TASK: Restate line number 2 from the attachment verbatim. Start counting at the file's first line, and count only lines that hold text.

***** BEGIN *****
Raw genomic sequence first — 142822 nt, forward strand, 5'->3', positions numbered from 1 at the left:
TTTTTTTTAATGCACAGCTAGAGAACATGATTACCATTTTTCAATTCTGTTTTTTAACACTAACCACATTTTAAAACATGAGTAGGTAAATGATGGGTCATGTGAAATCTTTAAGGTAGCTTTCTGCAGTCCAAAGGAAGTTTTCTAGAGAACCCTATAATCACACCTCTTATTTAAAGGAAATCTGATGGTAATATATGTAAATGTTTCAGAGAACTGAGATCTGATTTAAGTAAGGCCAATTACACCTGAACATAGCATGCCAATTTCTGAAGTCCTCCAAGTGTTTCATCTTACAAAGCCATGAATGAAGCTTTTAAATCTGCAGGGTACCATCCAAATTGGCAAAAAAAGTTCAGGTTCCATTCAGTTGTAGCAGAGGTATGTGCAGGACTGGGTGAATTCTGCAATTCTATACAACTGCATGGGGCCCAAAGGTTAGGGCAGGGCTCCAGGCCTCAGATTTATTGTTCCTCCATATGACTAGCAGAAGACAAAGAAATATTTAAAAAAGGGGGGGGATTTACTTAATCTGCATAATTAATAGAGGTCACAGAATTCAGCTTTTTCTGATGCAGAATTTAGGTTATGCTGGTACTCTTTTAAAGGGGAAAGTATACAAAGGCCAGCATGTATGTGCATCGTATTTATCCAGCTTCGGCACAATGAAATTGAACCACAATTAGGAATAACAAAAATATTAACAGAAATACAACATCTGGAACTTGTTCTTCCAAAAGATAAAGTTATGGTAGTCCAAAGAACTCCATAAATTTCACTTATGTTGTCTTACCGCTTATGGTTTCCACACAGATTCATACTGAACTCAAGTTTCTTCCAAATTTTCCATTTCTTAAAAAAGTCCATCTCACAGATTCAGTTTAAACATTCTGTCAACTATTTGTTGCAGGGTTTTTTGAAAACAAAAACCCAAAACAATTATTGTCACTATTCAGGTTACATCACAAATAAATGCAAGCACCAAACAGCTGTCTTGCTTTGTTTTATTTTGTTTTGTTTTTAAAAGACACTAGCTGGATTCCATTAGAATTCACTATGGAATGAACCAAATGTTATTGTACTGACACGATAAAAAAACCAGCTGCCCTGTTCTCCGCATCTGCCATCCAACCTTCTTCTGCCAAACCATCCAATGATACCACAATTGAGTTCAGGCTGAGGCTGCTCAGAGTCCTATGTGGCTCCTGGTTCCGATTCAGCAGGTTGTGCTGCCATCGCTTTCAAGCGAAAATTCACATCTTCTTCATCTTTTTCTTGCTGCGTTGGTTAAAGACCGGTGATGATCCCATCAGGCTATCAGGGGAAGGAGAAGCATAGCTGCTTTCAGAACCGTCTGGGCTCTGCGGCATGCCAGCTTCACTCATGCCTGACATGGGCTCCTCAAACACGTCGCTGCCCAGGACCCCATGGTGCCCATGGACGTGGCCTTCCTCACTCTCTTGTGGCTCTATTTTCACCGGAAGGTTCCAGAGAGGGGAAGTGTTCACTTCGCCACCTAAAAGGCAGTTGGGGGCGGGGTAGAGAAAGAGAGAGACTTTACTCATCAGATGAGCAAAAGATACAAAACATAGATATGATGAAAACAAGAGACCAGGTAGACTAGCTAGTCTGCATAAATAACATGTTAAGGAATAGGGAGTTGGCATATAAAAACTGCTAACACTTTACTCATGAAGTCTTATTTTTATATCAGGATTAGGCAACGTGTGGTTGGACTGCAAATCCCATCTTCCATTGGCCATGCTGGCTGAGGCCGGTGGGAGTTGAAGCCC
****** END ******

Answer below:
TTTTTTTTAATGCACAGCTAGAGAACATGATTACCATTTTTCAATTCTGTTTTTTAACACTAACCACATTTTAAAACATGAGTAGGTAAATGATGGGTCATGTGAAATCTTTAAGGTAGCTTTCTGCAGTCCAAAGGAAGTTTTCTAGAGAACCCTATAATCACACCTCTTATTTAAAGGAAATCTGATGGTAATATATGTAAATGTTTCAGAGAACTGAGATCTGATTTAAGTAAGGCCAATTACACCTGAACATAGCATGCCAATTTCTGAAGTCCTCCAAGTGTTTCATCTTACAAAGCCATGAATGAAGCTTTTAAATCTGCAGGGTACCATCCAAATTGGCAAAAAAAGTTCAGGTTCCATTCAGTTGTAGCAGAGGTATGTGCAGGACTGGGTGAATTCTGCAATTCTATACAACTGCATGGGGCCCAAAGGTTAGGGCAGGGCTCCAGGCCTCAGATTTATTGTTCCTCCATATGACTAGCAGAAGACAAAGAAATATTTAAAAAAGGGGGGGGATTTACTTAATCTGCATAATTAATAGAGGTCACAGAATTCAGCTTTTTCTGATGCAGAATTTAGGTTATGCTGGTACTCTTTTAAAGGGGAAAGTATACAAAGGCCAGCATGTATGTGCATCGTATTTATCCAGCTTCGGCACAATGAAATTGAACCACAATTAGGAATAACAAAAATATTAACAGAAATACAACATCTGGAACTTGTTCTTCCAAAAGATAAAGTTATGGTAGTCCAAAGAACTCCATAAATTTCACTTATGTTGTCTTACCGCTTATGGTTTCCACACAGATTCATACTGAACTCAAGTTTCTTCCAAATTTTCCATTTCTTAAAAAAGTCCATCTCACAGATTCAGTTTAAACATTCTGTCAACTATTTGTTGCAGGGTTTTTTGAAAACAAAAACCCAAAACAATTATTGTCACTATTCAGGTTACATCACAAATAAATGCAAGCACCAAACAGCTGTCTTGCTTTGTTTTATTTTGTTTTGTTTTTAAAAGACACTAGCTGGATTCCATTAGAATTCACTATGGAATGAACCAAATGTTATTGTACTGACACGATAAAAAAACCAGCTGCCCTGTTCTCCGCATCTGCCATCCAACCTTCTTCTGCCAAACCATCCAATGATACCACAATTGAGTTCAGGCTGAGGCTGCTCAGAGTCCTATGTGGCTCCTGGTTCCGATTCAGCAGGTTGTGCTGCCATCGCTTTCAAGCGAAAATTCACATCTTCTTCATCTTTTTCTTGCTGCGTTGGTTAAAGACCGGTGATGATCCCATCAGGCTATCAGGGGAAGGAGAAGCATAGCTGCTTTCAGAACCGTCTGGGCTCTGCGGCATGCCAGCTTCACTCATGCCTGACATGGGCTCCTCAAACACGTCGCTGCCCAGGACCCCATGGTGCCCATGGACGTGGCCTTCCTCACTCTCTTGTGGCTCTATTTTCACCGGAAGGTTCCAGAGAGGGGAAGTGTTCACTTCGCCACCTAAAAGGCAGTTGGGGGCGGGGTAGAGAAAGAGAGAGACTTTACTCATCAGATGAGCAAAAGATACAAAACATAGATATGATGAAAACAAGAGACCAGGTAGACTAGCTAGTCTGCATAAATAACATGTTAAGGAATAGGGAGTTGGCATATAAAAACTGCTAACACTTTACTCATGAAGTCTTATTTTTATATCAGGATTAGGCAACGTGTGGTTGGACTGCAAATCCCATCTTCCATTGGCCATGCTGGCTGAGGCCGGTGGGAGTTGAAGCCC